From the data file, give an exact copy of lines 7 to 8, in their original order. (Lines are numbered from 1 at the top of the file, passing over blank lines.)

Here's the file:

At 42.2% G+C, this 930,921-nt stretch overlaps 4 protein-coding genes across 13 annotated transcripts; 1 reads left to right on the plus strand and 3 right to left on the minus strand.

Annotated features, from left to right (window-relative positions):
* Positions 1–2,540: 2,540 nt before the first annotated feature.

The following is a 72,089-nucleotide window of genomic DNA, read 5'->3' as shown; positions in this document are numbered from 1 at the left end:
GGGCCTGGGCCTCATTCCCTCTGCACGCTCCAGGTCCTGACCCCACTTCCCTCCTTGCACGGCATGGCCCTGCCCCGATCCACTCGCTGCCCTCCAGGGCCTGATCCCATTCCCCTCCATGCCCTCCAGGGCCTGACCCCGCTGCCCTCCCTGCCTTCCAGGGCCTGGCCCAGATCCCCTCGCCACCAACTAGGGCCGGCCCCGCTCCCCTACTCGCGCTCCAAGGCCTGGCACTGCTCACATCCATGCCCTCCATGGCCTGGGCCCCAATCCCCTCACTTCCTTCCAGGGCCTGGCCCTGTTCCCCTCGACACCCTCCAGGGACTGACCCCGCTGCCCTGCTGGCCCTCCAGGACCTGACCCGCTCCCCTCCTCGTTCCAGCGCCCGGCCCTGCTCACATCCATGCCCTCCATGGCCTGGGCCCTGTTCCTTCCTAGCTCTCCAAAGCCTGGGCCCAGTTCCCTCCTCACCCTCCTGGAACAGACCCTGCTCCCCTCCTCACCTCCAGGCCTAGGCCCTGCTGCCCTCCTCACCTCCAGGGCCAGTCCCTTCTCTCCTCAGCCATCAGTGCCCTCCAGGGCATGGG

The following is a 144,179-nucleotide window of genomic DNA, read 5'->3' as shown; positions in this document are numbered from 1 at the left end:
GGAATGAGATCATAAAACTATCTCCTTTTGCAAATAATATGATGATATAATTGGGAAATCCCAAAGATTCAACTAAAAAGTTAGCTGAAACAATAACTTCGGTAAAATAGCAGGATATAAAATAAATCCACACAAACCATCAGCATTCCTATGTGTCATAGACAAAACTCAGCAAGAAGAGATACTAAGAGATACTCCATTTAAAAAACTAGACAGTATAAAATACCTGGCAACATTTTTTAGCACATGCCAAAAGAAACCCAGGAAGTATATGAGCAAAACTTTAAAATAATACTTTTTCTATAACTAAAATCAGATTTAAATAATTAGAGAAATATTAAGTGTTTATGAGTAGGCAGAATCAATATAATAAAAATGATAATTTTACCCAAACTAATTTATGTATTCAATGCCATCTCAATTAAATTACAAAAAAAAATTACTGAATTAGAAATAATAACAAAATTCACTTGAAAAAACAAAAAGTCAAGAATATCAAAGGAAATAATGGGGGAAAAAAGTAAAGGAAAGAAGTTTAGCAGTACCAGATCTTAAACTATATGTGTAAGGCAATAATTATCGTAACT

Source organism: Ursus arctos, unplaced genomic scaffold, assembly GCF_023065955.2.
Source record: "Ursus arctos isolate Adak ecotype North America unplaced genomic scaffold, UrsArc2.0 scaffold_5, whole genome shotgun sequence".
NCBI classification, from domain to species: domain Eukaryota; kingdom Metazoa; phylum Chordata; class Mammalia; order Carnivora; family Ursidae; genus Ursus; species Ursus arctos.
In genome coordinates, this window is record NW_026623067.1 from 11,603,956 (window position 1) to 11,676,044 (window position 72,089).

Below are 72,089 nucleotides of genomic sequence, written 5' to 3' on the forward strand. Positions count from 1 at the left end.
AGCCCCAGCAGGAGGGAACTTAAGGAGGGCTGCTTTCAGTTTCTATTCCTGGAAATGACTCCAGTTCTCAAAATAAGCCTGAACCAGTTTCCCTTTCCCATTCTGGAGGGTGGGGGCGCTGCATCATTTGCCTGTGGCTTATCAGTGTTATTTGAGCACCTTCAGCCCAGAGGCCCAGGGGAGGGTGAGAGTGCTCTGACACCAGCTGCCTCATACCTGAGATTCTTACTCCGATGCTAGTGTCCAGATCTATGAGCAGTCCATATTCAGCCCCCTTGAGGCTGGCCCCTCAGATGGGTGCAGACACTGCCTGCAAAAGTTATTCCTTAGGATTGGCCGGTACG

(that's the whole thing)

GGAATGAGATCATAAAACTATCTCCTTTTGCAAATAATATGATGATATAATTGGGAAATCCCAAAGATTCAACTAAAAAGTTAGCTGAAACAATAACTTCGGTAAAATAGCAGGATATAAAATAAATCCACACAAACCATCAGCATTCCTATGTGTCATAGACAAAACTCAGCAAGAAGAGATACTAAGAGATACTCCATTTAAAAAACTAGACAGTATAAAATACCTGGCAACATTTTTTAGCACATGCCAAAAGAAACCCAGGAAGTATATGAGCAAAACTTTAAAATAATACTTTTTCTATAACTAAAATCAGATTTAAATAATTAGAGAAATATTAAGTGTTTATGAGTAGGCAGAATCAATATAATAAAAATGATAATTTTACCCAAACTAATTTATGTATTCAATGCCATCTCAATTAAATTACAAAAAAAAATTACTGAATTAGAAATAATAACAAAATTCACTTGAAAAAACAAAAAGTCAAGAATATCAAAGGAAATAATGGGGGAAAAAAGTAAAGGAAAGAAGTTTAGCAGTACCAGATCTTAAACTATATGTGTAAGGCAATAATTATCGTAACT

Source organism: Ursus arctos, unplaced genomic scaffold, assembly GCF_023065955.2.